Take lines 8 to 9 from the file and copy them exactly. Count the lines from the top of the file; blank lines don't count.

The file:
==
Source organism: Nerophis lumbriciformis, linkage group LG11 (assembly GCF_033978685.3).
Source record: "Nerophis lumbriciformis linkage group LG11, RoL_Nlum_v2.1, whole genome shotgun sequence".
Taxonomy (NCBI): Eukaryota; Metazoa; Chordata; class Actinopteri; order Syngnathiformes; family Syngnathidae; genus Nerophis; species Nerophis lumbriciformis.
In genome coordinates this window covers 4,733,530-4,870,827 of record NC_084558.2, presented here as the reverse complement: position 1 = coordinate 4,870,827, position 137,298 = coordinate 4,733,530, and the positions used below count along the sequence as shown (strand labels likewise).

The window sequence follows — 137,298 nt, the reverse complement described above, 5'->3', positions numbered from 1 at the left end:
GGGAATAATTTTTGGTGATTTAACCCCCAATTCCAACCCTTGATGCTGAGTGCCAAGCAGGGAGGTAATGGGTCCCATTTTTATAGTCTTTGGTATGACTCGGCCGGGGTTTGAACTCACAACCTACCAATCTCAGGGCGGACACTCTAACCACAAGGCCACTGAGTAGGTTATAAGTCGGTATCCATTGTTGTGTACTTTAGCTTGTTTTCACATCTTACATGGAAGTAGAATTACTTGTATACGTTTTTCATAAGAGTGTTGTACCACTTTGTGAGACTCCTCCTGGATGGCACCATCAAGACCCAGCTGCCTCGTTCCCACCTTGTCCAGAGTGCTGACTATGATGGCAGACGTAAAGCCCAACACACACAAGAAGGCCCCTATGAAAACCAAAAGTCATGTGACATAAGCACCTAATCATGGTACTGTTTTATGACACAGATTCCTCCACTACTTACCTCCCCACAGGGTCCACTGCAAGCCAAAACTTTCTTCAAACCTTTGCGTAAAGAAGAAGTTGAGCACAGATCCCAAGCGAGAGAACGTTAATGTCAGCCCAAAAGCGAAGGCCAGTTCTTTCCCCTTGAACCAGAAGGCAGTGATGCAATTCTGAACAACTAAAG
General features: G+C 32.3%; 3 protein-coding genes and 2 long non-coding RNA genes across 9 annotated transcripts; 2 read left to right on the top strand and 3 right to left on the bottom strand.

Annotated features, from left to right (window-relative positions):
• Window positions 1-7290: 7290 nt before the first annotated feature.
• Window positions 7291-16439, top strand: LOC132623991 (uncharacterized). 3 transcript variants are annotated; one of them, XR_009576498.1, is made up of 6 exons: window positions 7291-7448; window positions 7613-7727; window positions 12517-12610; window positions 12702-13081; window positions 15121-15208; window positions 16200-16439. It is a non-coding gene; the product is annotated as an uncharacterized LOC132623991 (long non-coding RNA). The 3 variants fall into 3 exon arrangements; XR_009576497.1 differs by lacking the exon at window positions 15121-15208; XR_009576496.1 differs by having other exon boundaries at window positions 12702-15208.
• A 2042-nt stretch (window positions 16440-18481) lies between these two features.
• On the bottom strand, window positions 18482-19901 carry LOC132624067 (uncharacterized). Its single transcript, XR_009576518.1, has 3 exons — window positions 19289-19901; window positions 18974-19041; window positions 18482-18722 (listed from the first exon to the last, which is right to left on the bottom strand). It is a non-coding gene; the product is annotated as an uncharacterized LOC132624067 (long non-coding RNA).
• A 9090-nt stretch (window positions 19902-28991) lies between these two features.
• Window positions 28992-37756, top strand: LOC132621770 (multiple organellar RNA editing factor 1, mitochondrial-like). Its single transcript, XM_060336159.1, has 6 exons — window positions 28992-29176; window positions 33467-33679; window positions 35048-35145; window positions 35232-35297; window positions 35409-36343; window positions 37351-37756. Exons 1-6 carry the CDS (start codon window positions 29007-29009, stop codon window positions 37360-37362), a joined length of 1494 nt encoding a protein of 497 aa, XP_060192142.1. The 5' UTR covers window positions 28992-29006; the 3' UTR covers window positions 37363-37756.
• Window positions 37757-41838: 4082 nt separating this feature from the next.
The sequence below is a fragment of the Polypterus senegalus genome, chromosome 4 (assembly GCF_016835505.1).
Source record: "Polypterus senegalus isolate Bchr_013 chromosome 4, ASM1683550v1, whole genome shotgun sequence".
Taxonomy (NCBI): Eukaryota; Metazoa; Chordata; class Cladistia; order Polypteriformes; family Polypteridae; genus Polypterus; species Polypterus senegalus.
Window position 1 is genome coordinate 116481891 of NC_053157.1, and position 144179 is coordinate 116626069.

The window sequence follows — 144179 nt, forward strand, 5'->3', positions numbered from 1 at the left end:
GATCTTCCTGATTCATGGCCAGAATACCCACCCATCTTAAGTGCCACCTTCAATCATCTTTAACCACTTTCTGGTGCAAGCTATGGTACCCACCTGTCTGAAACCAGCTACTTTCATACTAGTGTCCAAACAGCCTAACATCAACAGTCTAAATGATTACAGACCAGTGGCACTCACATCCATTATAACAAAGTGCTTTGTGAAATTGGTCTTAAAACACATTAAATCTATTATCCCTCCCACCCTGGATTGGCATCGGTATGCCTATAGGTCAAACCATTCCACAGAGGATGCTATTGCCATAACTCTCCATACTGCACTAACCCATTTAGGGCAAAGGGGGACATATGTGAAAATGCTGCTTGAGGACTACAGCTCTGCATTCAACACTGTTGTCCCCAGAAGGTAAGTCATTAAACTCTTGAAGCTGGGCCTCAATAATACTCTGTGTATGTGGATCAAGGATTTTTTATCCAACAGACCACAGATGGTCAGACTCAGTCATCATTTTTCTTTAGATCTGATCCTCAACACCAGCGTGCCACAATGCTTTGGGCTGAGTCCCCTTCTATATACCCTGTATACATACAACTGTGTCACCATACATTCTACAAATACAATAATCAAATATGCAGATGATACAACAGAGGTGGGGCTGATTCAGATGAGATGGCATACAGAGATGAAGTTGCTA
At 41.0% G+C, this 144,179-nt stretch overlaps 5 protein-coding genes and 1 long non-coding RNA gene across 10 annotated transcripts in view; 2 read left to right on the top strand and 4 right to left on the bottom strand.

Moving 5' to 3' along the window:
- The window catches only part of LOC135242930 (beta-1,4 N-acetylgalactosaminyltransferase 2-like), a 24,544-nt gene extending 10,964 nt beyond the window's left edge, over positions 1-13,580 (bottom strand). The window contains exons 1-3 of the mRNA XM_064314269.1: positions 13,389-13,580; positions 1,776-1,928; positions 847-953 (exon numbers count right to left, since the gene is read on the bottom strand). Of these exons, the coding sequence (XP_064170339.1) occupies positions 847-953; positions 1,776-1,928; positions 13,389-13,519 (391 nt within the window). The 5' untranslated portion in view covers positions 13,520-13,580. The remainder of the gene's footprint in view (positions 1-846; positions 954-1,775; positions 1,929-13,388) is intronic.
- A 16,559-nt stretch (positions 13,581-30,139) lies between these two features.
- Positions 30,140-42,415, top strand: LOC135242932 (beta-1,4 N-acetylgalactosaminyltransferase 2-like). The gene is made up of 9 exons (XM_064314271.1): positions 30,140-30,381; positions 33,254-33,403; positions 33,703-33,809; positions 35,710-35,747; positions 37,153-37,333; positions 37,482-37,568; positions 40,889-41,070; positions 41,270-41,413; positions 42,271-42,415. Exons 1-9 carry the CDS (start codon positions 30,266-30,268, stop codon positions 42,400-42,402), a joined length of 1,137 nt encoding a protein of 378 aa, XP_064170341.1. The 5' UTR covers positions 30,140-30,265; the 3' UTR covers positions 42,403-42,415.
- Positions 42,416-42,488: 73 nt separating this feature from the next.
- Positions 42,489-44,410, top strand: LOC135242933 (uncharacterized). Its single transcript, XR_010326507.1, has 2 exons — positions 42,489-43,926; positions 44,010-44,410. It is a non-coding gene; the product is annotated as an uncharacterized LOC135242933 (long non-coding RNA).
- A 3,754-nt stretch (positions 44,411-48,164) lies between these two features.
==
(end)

Annotated features, from left to right (window-relative positions):
• Window positions 1-7290: 7290 nt before the first annotated feature.